The heating element assembly warms the air before it enters the dryer drum. Over time, the heating element can burn out, causing the dryer not to heat. To determine if the heating element assembly has burned out, use a multimeter to test it for continuity. If the heating element assembly does not have continuity, replace it.
Heating Element Assembly for your Dryer
Heating Element Assembly - Part # 2438 Mfg Part # 279838
RepairClinic Item #2438
Dryer heating element. If your dryer does not heat first check for a blown thermal fuse on the blower housing before replacing the heating element. In most cases the heating element will have a break in the element if defective.
The thermal fuse is a safety device designed to protect the dryer from overheating. The fuse is located on the blower housing or at the dryer’s heat source such as the heating element on electric dryers or at the burner on gas models. The fuse should be closed for continuity meaning it has a continuous electrical path through it when good. If overheated the fuse will have no continuity meaning the electrical path is broken and the fuse has blown out. A multimeter can be used to test it for continuity. Be aware that a blown thermal fuse is an indication of a restricted exhaust vent from the dryer to the outside. Always check the dryer venting when replacing a blown thermal fuse.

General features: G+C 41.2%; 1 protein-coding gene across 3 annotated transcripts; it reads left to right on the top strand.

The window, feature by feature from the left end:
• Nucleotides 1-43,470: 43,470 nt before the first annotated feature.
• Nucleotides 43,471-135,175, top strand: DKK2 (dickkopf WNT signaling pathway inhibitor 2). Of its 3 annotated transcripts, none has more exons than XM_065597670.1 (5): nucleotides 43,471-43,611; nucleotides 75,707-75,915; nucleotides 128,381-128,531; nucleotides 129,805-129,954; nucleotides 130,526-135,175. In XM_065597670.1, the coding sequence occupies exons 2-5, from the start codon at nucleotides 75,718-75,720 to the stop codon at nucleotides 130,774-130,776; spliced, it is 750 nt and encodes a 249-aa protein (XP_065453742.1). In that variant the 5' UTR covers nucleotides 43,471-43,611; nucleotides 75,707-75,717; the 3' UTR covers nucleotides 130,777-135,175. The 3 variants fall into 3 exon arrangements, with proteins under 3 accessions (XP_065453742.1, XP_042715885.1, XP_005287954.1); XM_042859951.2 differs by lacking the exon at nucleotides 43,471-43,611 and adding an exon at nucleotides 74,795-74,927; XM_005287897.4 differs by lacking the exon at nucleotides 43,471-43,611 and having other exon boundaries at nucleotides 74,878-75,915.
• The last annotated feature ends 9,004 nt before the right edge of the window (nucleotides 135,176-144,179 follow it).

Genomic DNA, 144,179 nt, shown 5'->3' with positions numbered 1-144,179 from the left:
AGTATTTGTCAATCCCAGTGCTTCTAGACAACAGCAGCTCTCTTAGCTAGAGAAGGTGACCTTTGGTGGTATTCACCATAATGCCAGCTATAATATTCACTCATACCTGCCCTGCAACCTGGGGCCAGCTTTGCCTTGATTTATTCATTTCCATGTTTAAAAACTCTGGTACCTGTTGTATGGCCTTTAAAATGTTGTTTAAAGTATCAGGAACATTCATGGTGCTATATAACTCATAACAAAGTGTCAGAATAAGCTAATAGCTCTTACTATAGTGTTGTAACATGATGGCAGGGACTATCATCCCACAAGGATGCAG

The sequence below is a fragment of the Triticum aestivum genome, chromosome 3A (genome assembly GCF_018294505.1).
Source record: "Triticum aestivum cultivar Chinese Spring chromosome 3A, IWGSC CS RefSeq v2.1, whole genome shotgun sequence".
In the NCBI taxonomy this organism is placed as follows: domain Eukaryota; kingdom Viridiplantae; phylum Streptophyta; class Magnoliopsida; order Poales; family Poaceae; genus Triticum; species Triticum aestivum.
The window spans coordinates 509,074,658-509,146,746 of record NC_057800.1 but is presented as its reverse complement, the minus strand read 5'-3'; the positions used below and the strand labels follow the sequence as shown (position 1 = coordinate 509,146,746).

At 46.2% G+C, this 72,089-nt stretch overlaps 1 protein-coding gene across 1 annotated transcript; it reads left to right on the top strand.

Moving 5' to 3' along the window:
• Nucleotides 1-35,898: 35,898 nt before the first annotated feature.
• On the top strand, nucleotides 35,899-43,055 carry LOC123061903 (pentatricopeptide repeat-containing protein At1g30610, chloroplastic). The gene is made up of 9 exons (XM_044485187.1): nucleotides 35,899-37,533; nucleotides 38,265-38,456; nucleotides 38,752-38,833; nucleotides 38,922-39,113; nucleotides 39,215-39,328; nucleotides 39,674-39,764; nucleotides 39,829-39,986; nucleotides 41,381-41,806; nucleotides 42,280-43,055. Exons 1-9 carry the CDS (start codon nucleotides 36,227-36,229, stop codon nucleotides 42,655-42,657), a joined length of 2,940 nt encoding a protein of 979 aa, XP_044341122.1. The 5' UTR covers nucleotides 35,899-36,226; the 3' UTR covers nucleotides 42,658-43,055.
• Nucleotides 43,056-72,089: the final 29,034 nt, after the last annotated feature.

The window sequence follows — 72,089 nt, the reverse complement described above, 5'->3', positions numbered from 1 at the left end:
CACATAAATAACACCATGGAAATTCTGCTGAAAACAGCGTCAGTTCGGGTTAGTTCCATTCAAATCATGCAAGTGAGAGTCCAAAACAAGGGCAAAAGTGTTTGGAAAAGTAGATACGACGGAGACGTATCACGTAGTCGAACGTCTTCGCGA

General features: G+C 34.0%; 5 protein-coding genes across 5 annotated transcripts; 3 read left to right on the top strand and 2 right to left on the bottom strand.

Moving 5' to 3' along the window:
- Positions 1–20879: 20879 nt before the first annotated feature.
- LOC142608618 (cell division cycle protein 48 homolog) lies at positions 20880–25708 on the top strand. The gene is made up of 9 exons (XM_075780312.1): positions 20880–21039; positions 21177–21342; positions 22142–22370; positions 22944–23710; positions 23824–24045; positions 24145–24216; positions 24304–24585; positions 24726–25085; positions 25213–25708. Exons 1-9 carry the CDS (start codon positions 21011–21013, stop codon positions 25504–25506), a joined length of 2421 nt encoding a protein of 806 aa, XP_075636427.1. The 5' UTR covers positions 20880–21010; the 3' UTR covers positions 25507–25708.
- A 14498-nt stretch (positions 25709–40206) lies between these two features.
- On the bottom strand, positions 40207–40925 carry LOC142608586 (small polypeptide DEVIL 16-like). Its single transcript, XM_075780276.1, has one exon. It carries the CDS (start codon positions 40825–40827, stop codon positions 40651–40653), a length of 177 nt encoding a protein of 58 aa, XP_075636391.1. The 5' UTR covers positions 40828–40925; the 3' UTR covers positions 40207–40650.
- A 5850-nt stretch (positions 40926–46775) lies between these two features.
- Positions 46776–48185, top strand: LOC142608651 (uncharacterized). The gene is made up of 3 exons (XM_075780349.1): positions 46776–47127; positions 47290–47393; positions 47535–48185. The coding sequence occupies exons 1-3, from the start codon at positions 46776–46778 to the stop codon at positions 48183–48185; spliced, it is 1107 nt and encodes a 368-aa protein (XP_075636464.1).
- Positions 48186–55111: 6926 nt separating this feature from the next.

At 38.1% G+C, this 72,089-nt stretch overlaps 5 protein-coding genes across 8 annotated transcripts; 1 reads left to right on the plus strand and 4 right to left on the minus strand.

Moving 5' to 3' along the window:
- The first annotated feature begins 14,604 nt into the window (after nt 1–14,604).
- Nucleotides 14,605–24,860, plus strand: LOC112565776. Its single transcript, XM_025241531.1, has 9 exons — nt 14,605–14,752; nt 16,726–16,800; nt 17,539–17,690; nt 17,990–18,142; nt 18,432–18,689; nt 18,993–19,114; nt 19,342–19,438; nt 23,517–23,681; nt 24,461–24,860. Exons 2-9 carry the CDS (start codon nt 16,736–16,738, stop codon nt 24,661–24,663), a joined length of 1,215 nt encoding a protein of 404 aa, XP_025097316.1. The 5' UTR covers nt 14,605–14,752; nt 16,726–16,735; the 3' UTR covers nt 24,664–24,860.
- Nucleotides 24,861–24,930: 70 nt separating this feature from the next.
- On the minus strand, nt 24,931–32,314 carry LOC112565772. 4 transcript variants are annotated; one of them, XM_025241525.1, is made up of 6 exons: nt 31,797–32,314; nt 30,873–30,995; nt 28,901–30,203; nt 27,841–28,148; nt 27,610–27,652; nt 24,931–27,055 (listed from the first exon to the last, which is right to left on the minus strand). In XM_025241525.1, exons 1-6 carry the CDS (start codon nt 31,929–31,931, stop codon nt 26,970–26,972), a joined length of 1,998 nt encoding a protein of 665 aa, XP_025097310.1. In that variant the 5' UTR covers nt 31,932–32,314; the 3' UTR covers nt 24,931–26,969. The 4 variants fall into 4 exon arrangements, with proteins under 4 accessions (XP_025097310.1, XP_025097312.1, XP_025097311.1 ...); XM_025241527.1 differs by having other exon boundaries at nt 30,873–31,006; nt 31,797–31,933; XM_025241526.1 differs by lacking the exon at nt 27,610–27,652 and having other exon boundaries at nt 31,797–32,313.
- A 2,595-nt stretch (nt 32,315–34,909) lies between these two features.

High Limit Thermostat for your Dryer
High Limit Thermostat - Part # 898078 Mfg Part # 3977767
RepairClinic Item #898078
Dryer high-limit thermostat, L250-80, with terminal extension arm. This thermostat should be closed for continuity at room temperature and opens at around 250 degrees Fahrenheit. If the dryer won't heat, the high-limit thermostat might be defective.